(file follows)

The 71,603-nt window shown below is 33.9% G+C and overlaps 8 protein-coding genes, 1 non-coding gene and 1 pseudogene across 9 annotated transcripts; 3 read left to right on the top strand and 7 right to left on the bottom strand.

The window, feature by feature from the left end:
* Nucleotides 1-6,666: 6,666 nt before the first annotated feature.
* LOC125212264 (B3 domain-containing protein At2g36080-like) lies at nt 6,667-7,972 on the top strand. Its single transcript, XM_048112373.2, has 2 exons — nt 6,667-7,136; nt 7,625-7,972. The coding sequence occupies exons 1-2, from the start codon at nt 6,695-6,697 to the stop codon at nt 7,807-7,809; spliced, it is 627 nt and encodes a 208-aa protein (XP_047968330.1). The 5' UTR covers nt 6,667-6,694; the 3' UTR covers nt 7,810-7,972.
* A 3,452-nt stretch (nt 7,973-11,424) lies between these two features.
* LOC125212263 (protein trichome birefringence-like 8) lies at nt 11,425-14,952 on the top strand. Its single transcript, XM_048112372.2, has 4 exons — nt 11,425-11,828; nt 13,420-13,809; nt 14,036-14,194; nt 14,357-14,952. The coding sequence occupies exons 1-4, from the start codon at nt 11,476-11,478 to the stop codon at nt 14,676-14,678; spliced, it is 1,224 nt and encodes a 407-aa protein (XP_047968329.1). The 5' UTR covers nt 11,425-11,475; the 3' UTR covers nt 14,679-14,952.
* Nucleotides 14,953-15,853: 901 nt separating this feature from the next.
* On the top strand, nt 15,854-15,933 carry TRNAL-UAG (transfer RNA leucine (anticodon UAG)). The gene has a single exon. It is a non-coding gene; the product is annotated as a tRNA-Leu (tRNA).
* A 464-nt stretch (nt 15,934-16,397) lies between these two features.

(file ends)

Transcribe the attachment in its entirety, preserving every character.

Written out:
The 71,603-nt window shown below is 33.9% G+C and overlaps 8 protein-coding genes, 1 non-coding gene and 1 pseudogene across 9 annotated transcripts; 3 read left to right on the top strand and 7 right to left on the bottom strand.

The window, feature by feature from the left end:
* Nucleotides 1-6,666: 6,666 nt before the first annotated feature.
* LOC125212264 (B3 domain-containing protein At2g36080-like) lies at nt 6,667-7,972 on the top strand. Its single transcript, XM_048112373.2, has 2 exons — nt 6,667-7,136; nt 7,625-7,972. The coding sequence occupies exons 1-2, from the start codon at nt 6,695-6,697 to the stop codon at nt 7,807-7,809; spliced, it is 627 nt and encodes a 208-aa protein (XP_047968330.1). The 5' UTR covers nt 6,667-6,694; the 3' UTR covers nt 7,810-7,972.
* A 3,452-nt stretch (nt 7,973-11,424) lies between these two features.
* LOC125212263 (protein trichome birefringence-like 8) lies at nt 11,425-14,952 on the top strand. Its single transcript, XM_048112372.2, has 4 exons — nt 11,425-11,828; nt 13,420-13,809; nt 14,036-14,194; nt 14,357-14,952. The coding sequence occupies exons 1-4, from the start codon at nt 11,476-11,478 to the stop codon at nt 14,676-14,678; spliced, it is 1,224 nt and encodes a 407-aa protein (XP_047968329.1). The 5' UTR covers nt 11,425-11,475; the 3' UTR covers nt 14,679-14,952.
* Nucleotides 14,953-15,853: 901 nt separating this feature from the next.
* On the top strand, nt 15,854-15,933 carry TRNAL-UAG (transfer RNA leucine (anticodon UAG)). The gene has a single exon. It is a non-coding gene; the product is annotated as a tRNA-Leu (tRNA).
* A 464-nt stretch (nt 15,934-16,397) lies between these two features.